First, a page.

Michael Lee Tomasi, 37, of Rio Verde, Arizona, was arrested on Friday after a grand jury indicted him on three counts of threats against a federal official and three counts of making interstate threats.
According to court documents, from May 2021 through November 2023, while living in Colorado and Arizona, Tomasi used a social media platform to express a desire to incite violence and threaten a variety of individuals and groups, including elected officials, a judge, and federal officials and law enforcement officers. The charges against Tomasi relate to threats he made in Arizona to federal law enforcement agents and employees.
“The threats of violence against public officials alleged in this indictment are abhorrent,” said Attorney General Merrick B. Garland. “The defendant is specifically charged with threatening to kill FBI agents and other FBI employees just for doing their jobs. I am deeply proud of the work the FBI does every day; its personnel should not have to deal with threats against themselves as they work to protect the American people. The Justice Department will not stand for such heinous behavior and will prosecute threats against its employees to the fullest extent of the law.”
“In this country, there’s a right way and a wrong way to express your views under the Constitution, and violence or threats of violence is not it,” said FBI Director Christopher Wray. “The men and women of the FBI work tirelessly and selflessly to protect others every day, and we will continue to work with our partners to hold accountable those who make violent threats against them or any of our colleagues in law enforcement.”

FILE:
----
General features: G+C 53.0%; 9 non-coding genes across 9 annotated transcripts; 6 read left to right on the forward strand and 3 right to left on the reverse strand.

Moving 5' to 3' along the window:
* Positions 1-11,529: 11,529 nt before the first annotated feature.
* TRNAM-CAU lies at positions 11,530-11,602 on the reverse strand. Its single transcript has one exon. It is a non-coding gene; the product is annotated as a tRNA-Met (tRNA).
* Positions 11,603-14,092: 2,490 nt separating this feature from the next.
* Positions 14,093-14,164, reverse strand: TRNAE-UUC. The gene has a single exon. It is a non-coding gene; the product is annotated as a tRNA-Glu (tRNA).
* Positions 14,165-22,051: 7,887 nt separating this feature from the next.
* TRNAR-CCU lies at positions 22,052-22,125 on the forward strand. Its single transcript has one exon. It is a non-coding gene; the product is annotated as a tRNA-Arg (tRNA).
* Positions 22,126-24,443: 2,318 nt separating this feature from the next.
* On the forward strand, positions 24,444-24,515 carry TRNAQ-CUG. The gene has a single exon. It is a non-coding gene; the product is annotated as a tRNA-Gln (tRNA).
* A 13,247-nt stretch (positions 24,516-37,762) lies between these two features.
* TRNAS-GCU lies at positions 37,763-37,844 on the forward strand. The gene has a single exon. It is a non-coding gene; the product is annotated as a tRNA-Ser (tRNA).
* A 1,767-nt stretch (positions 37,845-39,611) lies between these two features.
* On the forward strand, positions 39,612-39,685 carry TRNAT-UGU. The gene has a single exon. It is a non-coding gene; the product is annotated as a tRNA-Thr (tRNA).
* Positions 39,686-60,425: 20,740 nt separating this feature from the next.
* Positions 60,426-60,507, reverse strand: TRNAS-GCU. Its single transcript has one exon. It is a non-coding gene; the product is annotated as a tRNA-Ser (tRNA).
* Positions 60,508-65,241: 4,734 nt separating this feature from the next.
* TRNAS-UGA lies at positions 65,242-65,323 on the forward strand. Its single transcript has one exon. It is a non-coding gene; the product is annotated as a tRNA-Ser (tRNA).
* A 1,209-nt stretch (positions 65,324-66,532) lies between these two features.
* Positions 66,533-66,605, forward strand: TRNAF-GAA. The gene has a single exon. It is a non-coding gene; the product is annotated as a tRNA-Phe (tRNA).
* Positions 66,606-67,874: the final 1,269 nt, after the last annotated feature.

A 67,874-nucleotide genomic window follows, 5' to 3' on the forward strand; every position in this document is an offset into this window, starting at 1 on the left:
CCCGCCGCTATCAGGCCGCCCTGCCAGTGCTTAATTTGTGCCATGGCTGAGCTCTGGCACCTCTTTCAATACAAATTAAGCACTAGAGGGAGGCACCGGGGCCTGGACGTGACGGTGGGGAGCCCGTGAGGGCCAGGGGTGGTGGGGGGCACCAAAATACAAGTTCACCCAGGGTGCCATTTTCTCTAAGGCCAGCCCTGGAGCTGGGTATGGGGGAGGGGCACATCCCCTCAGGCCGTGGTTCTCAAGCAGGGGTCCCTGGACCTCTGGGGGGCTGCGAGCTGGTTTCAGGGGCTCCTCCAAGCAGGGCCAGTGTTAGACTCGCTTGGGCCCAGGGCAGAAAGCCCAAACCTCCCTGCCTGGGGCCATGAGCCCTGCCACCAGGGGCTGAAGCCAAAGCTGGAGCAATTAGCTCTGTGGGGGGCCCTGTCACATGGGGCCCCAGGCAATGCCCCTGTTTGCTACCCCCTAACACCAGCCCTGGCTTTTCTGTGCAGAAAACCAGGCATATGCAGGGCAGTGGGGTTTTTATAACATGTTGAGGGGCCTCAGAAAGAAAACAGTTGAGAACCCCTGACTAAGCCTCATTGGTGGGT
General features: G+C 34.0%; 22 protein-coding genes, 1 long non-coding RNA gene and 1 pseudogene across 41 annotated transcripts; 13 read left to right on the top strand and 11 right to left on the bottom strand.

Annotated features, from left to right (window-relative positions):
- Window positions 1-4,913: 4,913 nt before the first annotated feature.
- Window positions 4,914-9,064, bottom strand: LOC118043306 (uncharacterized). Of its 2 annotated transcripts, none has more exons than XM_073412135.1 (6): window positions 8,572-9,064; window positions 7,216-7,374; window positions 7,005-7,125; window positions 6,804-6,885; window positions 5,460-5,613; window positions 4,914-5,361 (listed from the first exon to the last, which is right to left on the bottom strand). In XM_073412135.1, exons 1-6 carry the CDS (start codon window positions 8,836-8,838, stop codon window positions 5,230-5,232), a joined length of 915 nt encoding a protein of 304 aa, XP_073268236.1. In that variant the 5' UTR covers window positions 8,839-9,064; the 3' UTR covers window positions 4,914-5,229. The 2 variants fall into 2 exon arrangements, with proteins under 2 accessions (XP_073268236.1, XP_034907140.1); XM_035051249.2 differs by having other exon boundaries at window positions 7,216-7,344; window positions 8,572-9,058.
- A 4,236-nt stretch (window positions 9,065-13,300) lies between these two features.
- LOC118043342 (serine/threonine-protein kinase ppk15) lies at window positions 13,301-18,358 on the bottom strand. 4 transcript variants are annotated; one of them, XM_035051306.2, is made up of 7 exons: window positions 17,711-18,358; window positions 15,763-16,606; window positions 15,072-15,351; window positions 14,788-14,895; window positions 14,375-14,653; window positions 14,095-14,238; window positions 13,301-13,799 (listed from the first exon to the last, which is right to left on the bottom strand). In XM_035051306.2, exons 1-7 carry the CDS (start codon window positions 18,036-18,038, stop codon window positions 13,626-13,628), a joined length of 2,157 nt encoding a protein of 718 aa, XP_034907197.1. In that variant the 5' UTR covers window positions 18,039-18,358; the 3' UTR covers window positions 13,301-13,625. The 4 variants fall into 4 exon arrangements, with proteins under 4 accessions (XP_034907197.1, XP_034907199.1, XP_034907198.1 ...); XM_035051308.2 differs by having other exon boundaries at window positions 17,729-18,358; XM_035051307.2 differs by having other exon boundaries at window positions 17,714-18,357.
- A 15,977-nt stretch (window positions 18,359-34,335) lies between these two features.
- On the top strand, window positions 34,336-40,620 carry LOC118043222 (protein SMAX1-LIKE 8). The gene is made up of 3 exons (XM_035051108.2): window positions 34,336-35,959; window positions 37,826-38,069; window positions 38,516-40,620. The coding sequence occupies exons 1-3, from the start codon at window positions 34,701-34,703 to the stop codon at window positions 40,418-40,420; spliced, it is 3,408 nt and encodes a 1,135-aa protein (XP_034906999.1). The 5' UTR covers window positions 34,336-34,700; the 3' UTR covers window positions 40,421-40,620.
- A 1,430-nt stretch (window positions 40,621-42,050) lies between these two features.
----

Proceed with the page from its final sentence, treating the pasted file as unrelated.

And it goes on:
“Threats against law enforcement personnel like those alleged in this indictment are not just polemics, they are illegal under federal law and corrosive to civic life and dialogue,” said U.S. Attorney Gary Restaino for the District of Arizona.
If convicted, Tomasi faces a maximum penalty of 10 years in prison and a $250,000 fine for each count of making threats against a federal official, and a maximum penalty of five years in prison and a $250,000 fine for each count of making interstate threats.
The FBI is investigating the case. The U.S. Attorney’s Office for the District of Arizona is handling the prosecution.
An indictment is merely an allegation. All defendants are presumed innocent until proven guilty beyond a reasonable doubt in a court of law.